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Penguins putting rough finish to season in the past

by Wes Crosby / NHL.com

PITTSBURGH -- Mike Johnston never has been a coach in the Stanley Cup Playoffs and doesn't want his first trip to end prematurely.

After an inconsistent first regular season with the Pittsburgh Penguins, Johnston will lead them into Game 1 of their Eastern Conference First Round series against the New York Rangers on Thursday (7 p.m. ET; NBCSN, CBC, TVA Sports, ROOT, MSG). Pittsburgh limped to the playoffs in a way they hadn't experienced under Dan Bylsma and Michel Therrien, who each led Pittsburgh to the Stanley Cup Final, with Bylsma winning a championship in 2009.

Johnston said he isn't looking at the success his predecessors brought to the organization. He's looking at Thursday.

"Anytime the season ends you turn the page, especially at this time of year," Johnston said. "There's just something in your body. You get excited. You're looking forward to the playoffs, and that's what everybody works for."

Pressure comes along with coaching Sidney Crosby and Evgeni Malkin. The Penguins frequently have been considered among the favorites to win the Stanley Cup since losing in six games to the Detroit Red Wings in the 2008 Cup Final.

Those expectations have been tempered this season. A year after being the favorite against New York in the Eastern Conference Second Round, the roles have been reversed.

"I've been in both positions before. I'm sure this team has been in both in certain series at times," Johnston said. "I don't think it really matters. Sometimes if you're the top team there are high expectations. Sometimes if you're the underdog there are still expectations. … Maybe [analysts] give them the advantage in the series for one reason or another, but our expectations are still the same.

"It's what we derive internally here. And that's the key focus."

Pittsburgh is considerably different than it was under Bylsma at this time last season. The offense has dipped, scoring 217 non-shootout goals after scoring 242 in 2013-14.

The defense has remained generally the same statistically, allowing three more goals than it did last season. But Johnston's Penguins are a more defensive-oriented team that relies on goalie Marc-Andre Fleury, steady and clean play along its blue line and a strong penalty kill.

The Penguins of recent seasons statistically were good defensive units but were criticized for falling off once the playoffs started. Under Johnston, Pittsburgh could be better prepared to face the Rangers than it was when it allowed a 3-1 series lead to slip away last year.

"I think last year through four games we thought we were in pretty good shape and played really well," forward Brandon Sutter said. "But it's a new year. A lot of new faces. New guys. A new system here. So I think we're a different team and we hope there are parts of our game that are improved, even though we didn't finish as well, regular-season wise.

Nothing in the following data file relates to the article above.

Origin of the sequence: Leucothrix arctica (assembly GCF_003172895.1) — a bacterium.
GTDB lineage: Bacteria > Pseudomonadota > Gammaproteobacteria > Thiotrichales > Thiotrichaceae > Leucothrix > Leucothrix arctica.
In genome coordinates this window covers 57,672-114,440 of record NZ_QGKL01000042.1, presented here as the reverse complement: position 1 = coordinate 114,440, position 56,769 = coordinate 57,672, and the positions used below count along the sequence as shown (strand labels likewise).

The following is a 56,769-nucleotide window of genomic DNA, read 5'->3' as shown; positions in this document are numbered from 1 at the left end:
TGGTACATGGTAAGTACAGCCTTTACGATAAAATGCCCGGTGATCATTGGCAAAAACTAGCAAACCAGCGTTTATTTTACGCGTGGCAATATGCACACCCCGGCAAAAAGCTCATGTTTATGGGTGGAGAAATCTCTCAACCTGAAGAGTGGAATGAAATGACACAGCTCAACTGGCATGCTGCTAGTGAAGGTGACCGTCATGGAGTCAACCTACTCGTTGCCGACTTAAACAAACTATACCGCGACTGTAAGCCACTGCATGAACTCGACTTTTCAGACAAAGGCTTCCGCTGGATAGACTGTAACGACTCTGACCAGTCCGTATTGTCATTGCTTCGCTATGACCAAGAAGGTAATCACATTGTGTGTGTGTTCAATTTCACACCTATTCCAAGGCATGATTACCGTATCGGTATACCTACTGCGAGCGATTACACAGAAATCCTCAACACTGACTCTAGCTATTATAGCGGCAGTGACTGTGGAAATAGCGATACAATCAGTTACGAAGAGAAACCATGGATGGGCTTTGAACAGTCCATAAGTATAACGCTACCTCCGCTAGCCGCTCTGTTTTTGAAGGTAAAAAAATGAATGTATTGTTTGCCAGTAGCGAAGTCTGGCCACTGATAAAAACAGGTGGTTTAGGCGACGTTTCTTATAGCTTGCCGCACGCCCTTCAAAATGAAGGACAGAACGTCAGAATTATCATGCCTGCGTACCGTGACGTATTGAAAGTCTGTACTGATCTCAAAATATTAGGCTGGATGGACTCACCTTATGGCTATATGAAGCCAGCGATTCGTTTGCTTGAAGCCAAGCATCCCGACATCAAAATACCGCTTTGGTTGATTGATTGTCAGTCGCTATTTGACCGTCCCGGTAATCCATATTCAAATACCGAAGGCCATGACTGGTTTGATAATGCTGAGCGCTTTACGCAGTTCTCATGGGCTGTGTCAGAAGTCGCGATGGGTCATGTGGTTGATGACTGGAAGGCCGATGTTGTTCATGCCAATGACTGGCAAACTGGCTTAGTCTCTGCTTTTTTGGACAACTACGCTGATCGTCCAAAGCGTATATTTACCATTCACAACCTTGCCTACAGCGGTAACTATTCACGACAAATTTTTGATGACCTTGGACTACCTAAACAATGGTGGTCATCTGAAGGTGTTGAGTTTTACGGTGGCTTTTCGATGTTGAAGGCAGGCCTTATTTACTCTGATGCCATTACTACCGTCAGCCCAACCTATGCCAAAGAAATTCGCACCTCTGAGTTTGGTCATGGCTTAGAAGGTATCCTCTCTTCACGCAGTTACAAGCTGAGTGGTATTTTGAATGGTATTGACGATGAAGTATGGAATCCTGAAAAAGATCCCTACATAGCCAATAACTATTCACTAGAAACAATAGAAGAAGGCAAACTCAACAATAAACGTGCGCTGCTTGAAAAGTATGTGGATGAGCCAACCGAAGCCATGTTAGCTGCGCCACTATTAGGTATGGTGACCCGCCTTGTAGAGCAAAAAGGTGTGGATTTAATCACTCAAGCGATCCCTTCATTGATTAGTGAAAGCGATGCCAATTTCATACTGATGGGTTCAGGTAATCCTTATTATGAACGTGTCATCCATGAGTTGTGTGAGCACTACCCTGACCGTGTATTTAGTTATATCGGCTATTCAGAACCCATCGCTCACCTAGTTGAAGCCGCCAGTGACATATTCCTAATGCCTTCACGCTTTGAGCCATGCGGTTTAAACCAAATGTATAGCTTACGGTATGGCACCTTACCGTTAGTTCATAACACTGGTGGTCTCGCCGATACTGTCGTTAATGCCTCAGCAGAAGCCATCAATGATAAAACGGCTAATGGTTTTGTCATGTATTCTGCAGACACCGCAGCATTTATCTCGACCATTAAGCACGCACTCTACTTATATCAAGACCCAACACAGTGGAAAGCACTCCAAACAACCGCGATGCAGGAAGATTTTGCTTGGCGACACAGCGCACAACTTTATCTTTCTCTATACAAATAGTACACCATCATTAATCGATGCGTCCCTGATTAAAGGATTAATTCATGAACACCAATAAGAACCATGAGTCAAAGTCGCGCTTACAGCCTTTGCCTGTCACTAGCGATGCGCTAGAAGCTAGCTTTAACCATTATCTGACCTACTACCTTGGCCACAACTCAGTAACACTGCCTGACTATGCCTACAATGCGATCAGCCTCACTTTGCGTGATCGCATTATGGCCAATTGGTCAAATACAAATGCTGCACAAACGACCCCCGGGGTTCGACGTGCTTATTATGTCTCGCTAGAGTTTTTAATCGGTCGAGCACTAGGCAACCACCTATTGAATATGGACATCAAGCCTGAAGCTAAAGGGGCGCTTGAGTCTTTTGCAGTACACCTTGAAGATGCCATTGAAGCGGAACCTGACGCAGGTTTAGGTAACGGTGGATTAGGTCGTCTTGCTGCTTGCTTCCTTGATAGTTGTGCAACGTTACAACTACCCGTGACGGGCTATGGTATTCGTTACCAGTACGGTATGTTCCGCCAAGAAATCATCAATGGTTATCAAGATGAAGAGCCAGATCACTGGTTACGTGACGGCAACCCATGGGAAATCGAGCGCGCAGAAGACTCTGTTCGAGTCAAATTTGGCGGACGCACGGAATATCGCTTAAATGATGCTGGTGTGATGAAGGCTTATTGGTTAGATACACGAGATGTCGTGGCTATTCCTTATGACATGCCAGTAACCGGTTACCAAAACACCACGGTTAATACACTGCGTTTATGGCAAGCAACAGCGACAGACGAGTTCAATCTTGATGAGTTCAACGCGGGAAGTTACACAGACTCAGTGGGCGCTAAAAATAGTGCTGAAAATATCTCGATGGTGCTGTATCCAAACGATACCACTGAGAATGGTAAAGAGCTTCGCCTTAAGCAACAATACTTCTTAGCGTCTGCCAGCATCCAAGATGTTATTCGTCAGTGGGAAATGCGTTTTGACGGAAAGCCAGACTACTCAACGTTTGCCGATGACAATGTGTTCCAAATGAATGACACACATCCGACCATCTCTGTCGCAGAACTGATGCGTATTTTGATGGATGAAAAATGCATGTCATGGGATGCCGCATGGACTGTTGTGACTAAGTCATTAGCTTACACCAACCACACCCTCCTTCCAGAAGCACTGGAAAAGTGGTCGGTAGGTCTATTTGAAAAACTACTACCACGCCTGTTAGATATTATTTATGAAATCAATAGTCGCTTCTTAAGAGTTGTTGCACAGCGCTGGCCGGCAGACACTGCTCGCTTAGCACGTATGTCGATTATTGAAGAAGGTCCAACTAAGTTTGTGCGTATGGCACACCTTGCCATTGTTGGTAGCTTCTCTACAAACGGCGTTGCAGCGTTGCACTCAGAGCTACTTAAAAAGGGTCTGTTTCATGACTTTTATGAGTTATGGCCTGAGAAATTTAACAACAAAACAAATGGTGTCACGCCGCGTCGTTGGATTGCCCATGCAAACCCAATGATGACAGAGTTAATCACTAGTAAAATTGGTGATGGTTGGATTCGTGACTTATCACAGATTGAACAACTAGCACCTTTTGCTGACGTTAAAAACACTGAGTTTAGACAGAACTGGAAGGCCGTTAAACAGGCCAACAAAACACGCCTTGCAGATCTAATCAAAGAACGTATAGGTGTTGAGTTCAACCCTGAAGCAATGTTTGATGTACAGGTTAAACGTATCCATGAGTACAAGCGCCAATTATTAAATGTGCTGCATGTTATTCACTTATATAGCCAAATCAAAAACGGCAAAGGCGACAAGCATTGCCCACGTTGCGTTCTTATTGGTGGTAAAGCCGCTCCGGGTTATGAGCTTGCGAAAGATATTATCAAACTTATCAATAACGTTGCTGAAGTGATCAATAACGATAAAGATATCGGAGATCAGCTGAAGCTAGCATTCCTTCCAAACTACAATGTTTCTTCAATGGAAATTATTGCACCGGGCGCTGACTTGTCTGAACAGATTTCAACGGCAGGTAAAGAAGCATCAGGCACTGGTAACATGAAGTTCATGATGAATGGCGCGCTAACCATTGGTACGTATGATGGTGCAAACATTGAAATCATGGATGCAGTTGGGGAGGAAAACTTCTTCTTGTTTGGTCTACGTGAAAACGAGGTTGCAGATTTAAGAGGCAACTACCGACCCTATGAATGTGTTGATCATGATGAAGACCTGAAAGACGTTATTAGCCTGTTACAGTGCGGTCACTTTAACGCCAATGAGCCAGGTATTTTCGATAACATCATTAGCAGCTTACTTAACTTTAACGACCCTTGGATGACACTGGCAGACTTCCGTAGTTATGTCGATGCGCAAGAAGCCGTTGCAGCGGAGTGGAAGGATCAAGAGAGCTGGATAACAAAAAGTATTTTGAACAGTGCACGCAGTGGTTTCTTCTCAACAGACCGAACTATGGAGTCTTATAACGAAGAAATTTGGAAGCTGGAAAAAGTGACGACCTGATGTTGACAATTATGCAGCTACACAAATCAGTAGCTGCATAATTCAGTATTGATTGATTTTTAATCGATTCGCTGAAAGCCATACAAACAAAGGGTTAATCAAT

"But we kind of designed this whole year on being a good playoff team and we're going to find out pretty quick playing against a good team how much we're built and we hope it's going to be a recipe for success."

The new emphasis on defense might have helped Fleury more than any other player. The 30-year-old arguably had the most impressive regular season of his 11-year NHL career, with a 2.32 goals-against average, .920 save percentage and NHL-leading 10 shutouts.

"Mike is pretty direct. He's straightforward," Fleury said. "I like the way he gets us to play the game he wants us to play. For me, too, it's been good because it's probably a little more defensive. … I think we'll be more likely [to play the way it's necessary] to play in games against the Rangers. I'm sure that's going to be a good help, just mentally to know what it takes and what to expect."

It is questionable whether the Penguins will be able to carry their strong defensive play into their series against the Rangers. Injuries have thinned the Penguins defense with Kris Letang and Christian Ehrhoff, arguably their two best offensive defensemen, and Derrick Pouliot, the Penguins' top rookie, all sidelined.

Letang could miss the playoffs because of a concussion sustained against the Arizona Coyotes on March 28. Ehrhoff (upper body) was cleared for contact Tuesday and is listed as day-to-day. Pouliot has not skated since sustaining an upper-body injury against the Ottawa Senators on April 7.

Pouliot's injury forced the Penguins to play with five defensemen in their final two games, their second stint playing down one defenseman late in the season.

Johnston's message during his introductory press conference June 25, 2014, was it would be more important for Pittsburgh to play the right way, even in defeat, than it would be to rack up points in order to be prepared for the playoffs. The Penguins struggled through their final 15 games, going 4-9-2, but Johnston's claim that they were playing the way he wanted, just not for a full 60 minutes, never wavered.

How the defensemen performed late in the season, while asked to play longer shifts and more minutes, was an example of Johnston's philosophy.

"We really had to manage our minutes as far as shift length," Johnston said. "But it was good for our defense because you look at the guys and how they played in those moments when we had to go with five defensemen, and boy, we really saw some really good things. We talked about that heading into the Buffalo game [April 11], about how our defense has really risen up and taken advantage of an opportunity, taken advantage of more minutes.

"And they've delivered."

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